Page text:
Finding a Positive Influencer

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Today, I had the typical conversation with a person interested in becoming a social influencer for our client, Costa Sunglasses. Their pitch –  “Can I be a Costa Ambassador? What I mean is I would give you social representation in exchange for you sending me some of your products, like a swap for swap, because my social media channels have this large of a following…” (Maybe those weren’t the exact words, but you get the idea.)

Lindsey Guidry, Account Coordinator finding a positive influencer

Lindsey Guidry, Account Coordinator

After attending a seminar covering influencers on the newly official Social Media Day here in Lafayette, I realized how much other social media and public relations agencies are shifting their focus to finding influencers to support a brand. Even though we’ve worked on convincing our own clients at Ninety-Two West, it was nice to sit in a room with others that find influencers to be a positive addition to their social media programs.

So what is an influencer, and how can they benefit you?

Our client’s fan friend laid it bare; an influencer is someone with a widely followed and/or dedicated social media presence who becomes a digital ambassador for your brand. Ambassadors/Influencers have the responsibility of promoting a product or brand through social media in a way that a organically connects to their fan-base. Some companies may feel the pressure to break down the wall of communicating between a customer and a corporate or business-like persona, but an influencer can bridge the gap between representing and educating others on a product with an organic approach.

Here’s an example of how Costa’s Influencer provides us with a brand appropriate photo wearing their products:

blog infl finding a positive influencer

Follow @rolandmott on Instagram.

So you’re convinced, but where do you begin? How do you set up an influencer program that is right for you? A few takeaways that stood out to me from a Social Media presentation by Laurel Hess, with ReGroup Marketing, were:

  • to interact socially with those you seek as a potential influencer
  • to treat those chosen as media professionals
  • to clearly communicate expectations

Larger brands may have the advantage of setting up an efficient and well-oiled program where interested influencers can apply online.  The influencers most likely approaches the brand, and the brand then qualifies their online presence.

But for brands on a smaller scale, or those just starting an influencer program, they need to do more research and find quality (over quantity) influencers to represent them and spread their brand message. We’ve done it for clients before – searched into related hashtags, suggested profiles, tagged photos, etc. to find someone who has a connection to your brand and a significant enough following for a partnership can develop.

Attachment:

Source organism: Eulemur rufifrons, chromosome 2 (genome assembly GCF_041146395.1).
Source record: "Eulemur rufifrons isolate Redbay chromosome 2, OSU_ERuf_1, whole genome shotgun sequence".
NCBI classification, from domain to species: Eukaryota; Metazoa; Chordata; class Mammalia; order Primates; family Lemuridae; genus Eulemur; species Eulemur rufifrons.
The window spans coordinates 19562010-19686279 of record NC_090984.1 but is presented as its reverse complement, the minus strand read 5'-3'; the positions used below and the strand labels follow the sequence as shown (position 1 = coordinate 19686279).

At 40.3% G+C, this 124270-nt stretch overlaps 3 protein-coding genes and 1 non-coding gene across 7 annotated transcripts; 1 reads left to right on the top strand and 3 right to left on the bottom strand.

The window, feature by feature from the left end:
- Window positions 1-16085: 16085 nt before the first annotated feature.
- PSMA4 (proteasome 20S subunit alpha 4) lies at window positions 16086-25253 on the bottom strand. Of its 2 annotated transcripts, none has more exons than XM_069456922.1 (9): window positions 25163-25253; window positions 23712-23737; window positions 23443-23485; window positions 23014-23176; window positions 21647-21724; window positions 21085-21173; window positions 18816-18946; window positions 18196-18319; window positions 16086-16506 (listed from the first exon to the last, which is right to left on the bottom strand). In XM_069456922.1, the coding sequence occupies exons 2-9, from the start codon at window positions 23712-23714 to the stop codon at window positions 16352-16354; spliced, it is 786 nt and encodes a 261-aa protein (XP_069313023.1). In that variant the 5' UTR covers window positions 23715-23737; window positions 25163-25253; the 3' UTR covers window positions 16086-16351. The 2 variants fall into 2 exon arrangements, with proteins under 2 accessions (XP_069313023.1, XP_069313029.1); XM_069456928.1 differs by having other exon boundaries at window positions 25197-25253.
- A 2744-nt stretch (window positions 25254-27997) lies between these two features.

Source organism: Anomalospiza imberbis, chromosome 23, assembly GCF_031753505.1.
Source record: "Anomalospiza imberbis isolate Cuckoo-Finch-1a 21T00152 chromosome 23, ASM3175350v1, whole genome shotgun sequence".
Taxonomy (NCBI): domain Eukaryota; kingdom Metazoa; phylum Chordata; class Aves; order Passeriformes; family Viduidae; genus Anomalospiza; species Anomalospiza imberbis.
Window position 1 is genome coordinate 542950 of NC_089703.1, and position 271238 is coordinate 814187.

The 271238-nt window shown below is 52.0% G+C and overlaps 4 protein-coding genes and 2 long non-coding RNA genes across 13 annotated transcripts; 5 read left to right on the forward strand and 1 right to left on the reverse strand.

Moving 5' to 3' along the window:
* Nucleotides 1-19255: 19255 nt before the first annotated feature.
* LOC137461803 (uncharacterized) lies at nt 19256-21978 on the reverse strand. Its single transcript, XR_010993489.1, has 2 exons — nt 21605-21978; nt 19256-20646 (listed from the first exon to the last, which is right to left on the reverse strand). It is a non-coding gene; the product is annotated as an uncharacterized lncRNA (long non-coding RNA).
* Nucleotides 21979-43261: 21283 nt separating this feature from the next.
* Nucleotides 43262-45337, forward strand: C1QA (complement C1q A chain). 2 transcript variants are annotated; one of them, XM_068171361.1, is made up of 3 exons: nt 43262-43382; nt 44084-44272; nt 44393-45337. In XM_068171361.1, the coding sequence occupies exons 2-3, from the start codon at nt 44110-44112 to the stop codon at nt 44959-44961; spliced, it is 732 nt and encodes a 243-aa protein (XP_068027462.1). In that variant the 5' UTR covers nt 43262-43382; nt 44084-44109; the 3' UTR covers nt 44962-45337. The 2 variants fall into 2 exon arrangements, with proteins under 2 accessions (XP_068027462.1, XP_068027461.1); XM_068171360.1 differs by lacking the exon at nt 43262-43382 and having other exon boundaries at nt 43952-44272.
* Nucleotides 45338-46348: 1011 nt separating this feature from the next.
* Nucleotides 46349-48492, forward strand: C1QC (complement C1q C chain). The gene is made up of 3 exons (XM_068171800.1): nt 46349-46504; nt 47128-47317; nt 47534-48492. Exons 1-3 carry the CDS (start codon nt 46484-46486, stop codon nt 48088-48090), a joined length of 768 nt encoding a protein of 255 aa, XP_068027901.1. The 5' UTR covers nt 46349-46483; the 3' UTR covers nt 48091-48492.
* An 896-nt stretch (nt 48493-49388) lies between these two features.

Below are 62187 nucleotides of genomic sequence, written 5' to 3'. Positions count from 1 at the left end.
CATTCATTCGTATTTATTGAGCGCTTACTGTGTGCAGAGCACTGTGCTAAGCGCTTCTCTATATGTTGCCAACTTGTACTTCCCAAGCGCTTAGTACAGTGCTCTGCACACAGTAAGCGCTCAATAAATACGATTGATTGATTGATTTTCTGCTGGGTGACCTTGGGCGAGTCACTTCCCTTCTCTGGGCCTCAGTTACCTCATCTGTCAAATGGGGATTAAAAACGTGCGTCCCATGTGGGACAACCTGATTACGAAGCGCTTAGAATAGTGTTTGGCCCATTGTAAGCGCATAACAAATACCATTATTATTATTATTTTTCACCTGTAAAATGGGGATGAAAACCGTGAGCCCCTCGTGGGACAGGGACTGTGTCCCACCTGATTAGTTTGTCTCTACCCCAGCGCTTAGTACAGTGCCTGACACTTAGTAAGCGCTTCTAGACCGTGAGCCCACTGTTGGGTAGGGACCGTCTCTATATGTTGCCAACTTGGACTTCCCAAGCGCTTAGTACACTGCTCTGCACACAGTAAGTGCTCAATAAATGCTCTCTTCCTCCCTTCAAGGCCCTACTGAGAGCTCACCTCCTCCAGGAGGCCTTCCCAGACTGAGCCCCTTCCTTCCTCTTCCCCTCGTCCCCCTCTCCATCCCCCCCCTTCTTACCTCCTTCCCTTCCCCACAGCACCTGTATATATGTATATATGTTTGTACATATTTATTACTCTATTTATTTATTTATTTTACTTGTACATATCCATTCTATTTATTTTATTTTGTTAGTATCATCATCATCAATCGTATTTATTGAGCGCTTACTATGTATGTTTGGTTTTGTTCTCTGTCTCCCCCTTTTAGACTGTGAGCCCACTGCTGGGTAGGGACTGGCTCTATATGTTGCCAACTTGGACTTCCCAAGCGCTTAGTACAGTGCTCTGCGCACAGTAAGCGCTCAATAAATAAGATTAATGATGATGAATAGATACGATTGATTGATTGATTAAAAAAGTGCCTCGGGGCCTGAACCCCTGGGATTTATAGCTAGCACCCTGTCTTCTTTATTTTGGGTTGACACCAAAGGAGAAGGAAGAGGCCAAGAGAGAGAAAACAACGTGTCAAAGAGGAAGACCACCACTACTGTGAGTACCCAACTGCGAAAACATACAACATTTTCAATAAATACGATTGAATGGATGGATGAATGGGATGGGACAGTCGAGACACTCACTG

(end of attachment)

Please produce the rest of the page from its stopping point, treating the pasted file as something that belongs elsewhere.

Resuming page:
The relationships with influencers can start as casual, but over time, your program progresses. And as more potential influencers reach out to collaborate, there a few things to remember to keep the relationships healthy. Much like Hess’s suggestions, these tips have worked for our clients when finding influencers and starting the partnership:

  • Think of social influencers as an extension of your brand. They are utilized to have a voice that a company may not be able to organically create when communicating to their fan-base otherwise. Choose those whose “personal branding” is in line with your brand’s vision and voice.
  • Ultimately decide on who is the best fit to build relationships with. It’s a professional, yes, but you need to like them on a personal level too, as ambassadors are there to help positively influence your audience. Therefore, you need a positive aura for all to feel – brand, influencer, and consumer.
  • Once you’ve approached them, treat them the same as a media professional – both in how you interact towards their request and in what you request from them. (e.g.  stats or information you may need weekly, monthly, or by initiative)
  • Set parameters for what you expect from your influencer – their amount of followers, how frequently they post, how you intend on them representing your brand (voice, look, etc.), and make these clear from the start. And get it in writing!
  • You may send product to an influencer that you want them to represent in a way that they use on a practical basis and why they enjoy it. Request it, but let them find a natural way to communicate it. It adds depth and authenticity to your existing social efforts and posts.